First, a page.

Earliest surviving mummification manual discovered

There are numerous sources for the funerary rituals and spells Egyptians used to aid the dead over the threshold of the afterlife. They were written on papyrus and linen mummy wrappings, painted on coffins and carved on walls, texts now known collectively as the Book of the Dead. Mummification was an essential part of Egyptian funerary practice, the means by which the body would be able to rejoin the soul in the afterlife, but very little written material detailing the process has survived. Egyptologists believe this was deliberate, that the sacred art was transmitted orally from embalmer to embalmer.

Only two papyri dedicated to mummification were previously known, but now a third has been found in an unexpected context: in the middle of a medical text on herbal treatments and swellings of the skin. Written back and front over 20 feet in length, it is second longest surviving Egyptian medical papyrus. The Papyrus Louvre-Carlsberg (so named between it is in two parts, one in the collection of the Louvre Museum and the other University of Copenhagen’s Papyrus Carlsberg Collection) dates to around 1450 B.C., which makes it the oldest of the three mummification papyri by a thousand years. It is the earliest known Egyptian herbal treatise. The section on mummification covers details the other two never address.

University of Copenhagen Egyptologist Sofie Schiødt has translated and interpreted the papyrus for her doctoral dissertation.

“One of the exciting new pieces of information the text provides us with concerns the procedure for embalming the dead person’s face. We get a list of ingredients for a remedy consisting largely of plant-based aromatic substances and binders that are cooked into a liquid, with which the embalmers coat a piece of red linen. The red linen is then applied to the dead person’s face in order to encase it in a protective cocoon of fragrant and anti-bacterial matter. This process was repeated at four-day intervals.”

Illustration of face embalming. Photo by Ida Christensen, University of Copenhagen.Although this procedure has not been identified before, Egyptologists have previously examined several mummies from the same period as this manual whose faces were covered in cloth and resin. […]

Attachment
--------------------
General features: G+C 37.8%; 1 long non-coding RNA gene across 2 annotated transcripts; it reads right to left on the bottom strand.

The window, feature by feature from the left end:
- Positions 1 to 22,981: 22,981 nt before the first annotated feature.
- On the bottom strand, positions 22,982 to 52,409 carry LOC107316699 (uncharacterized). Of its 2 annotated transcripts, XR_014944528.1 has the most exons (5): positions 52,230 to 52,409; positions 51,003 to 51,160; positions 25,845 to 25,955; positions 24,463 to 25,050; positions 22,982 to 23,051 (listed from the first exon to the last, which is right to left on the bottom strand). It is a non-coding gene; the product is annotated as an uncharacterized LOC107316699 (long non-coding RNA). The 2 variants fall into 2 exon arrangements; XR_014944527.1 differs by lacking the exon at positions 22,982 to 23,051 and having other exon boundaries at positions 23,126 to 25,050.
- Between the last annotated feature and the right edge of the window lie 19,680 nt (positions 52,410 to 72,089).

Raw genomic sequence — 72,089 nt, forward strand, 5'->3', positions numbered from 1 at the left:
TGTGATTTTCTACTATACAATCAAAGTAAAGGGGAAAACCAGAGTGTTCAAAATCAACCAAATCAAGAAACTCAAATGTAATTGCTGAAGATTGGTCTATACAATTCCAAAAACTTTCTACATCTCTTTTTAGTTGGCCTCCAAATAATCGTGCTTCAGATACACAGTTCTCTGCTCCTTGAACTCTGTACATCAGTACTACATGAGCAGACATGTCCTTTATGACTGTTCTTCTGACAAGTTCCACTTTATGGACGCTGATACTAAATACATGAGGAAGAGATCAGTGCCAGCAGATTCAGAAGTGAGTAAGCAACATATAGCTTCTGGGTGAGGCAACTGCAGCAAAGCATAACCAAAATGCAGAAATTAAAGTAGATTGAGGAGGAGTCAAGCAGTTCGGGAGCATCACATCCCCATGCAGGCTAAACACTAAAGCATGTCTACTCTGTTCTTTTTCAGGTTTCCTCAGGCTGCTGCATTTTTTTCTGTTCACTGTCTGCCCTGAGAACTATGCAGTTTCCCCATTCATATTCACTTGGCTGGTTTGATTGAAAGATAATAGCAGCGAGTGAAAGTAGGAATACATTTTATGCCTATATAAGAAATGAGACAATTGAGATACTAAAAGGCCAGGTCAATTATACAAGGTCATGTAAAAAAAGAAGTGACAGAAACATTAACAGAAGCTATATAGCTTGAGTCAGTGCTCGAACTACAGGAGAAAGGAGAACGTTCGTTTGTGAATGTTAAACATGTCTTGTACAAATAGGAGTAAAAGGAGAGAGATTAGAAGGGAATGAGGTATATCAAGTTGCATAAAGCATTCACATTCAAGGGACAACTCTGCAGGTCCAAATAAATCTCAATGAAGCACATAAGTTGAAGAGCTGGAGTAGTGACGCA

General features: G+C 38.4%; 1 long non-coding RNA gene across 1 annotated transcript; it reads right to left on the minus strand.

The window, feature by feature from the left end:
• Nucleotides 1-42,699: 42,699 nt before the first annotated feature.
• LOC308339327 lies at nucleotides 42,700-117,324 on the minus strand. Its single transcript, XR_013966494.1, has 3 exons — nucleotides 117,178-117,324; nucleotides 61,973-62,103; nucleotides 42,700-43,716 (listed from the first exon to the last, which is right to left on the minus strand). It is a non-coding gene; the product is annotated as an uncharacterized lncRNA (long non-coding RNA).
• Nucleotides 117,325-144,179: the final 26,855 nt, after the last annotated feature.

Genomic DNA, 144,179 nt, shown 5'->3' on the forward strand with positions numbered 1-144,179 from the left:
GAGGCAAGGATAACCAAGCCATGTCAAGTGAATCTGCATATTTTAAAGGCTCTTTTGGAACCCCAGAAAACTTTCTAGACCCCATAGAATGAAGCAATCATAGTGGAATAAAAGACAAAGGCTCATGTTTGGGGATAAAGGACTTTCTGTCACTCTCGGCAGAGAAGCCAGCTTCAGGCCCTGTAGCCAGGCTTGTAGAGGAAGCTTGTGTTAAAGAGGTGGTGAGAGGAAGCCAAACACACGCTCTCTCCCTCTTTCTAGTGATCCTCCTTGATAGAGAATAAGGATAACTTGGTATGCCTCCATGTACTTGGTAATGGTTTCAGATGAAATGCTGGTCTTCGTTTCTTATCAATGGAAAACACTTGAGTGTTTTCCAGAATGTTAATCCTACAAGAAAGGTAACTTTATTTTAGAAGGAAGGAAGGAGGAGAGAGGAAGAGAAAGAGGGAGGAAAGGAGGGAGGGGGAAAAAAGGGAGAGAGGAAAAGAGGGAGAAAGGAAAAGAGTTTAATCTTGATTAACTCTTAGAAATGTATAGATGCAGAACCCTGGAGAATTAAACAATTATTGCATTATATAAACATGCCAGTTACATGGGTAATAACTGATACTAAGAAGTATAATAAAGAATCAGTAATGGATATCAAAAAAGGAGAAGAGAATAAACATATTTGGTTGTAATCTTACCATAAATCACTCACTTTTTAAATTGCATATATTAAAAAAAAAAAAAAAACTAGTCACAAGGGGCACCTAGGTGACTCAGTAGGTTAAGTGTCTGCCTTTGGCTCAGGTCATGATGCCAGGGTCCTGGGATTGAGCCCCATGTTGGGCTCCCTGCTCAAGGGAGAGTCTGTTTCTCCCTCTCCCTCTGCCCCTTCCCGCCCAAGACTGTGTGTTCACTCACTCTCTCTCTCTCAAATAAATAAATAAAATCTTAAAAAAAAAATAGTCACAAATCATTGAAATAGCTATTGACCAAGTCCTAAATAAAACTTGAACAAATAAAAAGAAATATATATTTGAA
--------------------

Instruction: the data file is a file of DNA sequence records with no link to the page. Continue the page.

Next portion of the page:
The importance of the Papyrus Louvre-Carlsberg manual in reconstructing the embalming process lies in its specification of the process being divided into intervals of four, with the embalmers actively working on the mummy every four days.

“A ritual procession of the mummy marked these days, celebrating the progress of restoring the deceased’s corporeal integrity, amounting to 17 processions over the course of the embalming period. In between the four-day intervals, the body was covered with cloth and overlaid with straw infused with aromatics to keep away insects and scavengers,” Sofie Schiødt says.

The papyrus is scheduled to be published in 2022.

One thought on “Earliest surviving mummification manual discovered

  1. The ancient Chinese approach (of which some utterly failed) was a different one. There are, however, exquisitely well preserved Chinese bodies in liquid, and I would be interested in the “processions” for the conservation of the tinned body, who was discovered after 600 years on the grounds of St Bees in 1981, obviously killed in Lithuania and sent back to Northern England: All intestines at their place and the body after 600 years in the ground perfectly flexible.

    Notably, “Surströmming” –lightly-salted fermented Baltic Sea herring– is also tinned, but usually gasses are produced as fermentation is continued in the can (danger! don’t try this at home). Just enough salt is used to prevent the raw herring from rotting while still allowing it to ferment. Maybe, you just need to put more salt in the can.

    Over a time period of way over 2000 years, their mummification processes slightly changed, as presumably did the “processions”. The mentioned 70 day (-2) period divided by four gives 17 “processions”. Half of the period was used for drying and the other half for wrapping. In the 5th century BC, Herodotus likewise reports of a 70 day period.

    At any given time, I reckon, alternatives were offered, depending on how much the dead person’s family was willing and able to spend (cf. Herodotus Bk.2). I heard elsewhere that there was a method with pure natron, and another one with natron brine. A general principle seems to have been that the corpses were “dried”.

    “[Having removed the brain and all] they keep the body for embalming covered up in natron for seventy days, but for a longer time than this it is not permitted to embalm it; and when the seventy days are past, they wash the corpse and roll its whole body up in fine linen cut into bands, smearing these beneath with gum (κόμμι), which the Egyptians use generally instead of glue (κόλλα)./ ταῦτα δὲ ποιήσαντες ταριχεύουσι λίτρῳ κρύψαντες ἡμέρας ἑβδομήκοντα· πλεῦνας δὲ τουτέων οὐκ ἔξεστι ταριχεύειν. ἐπεὰν δὲ παρέλθωσι αἱ ἑβδομήκοντα, λούσαντες τὸν νεκρὸν κατειλίσσουσι πᾶν αὐτοῦ τὸ σῶμα σινδόνος βυσσίνης τελαμῶσι κατατετμημένοισι, ὑποχρίοντες τῷ κόμμι, τῷ δὴ ἀντὶ κόλλης τὰ πολλὰ χρέωνται Αἰγύπτιοι.”

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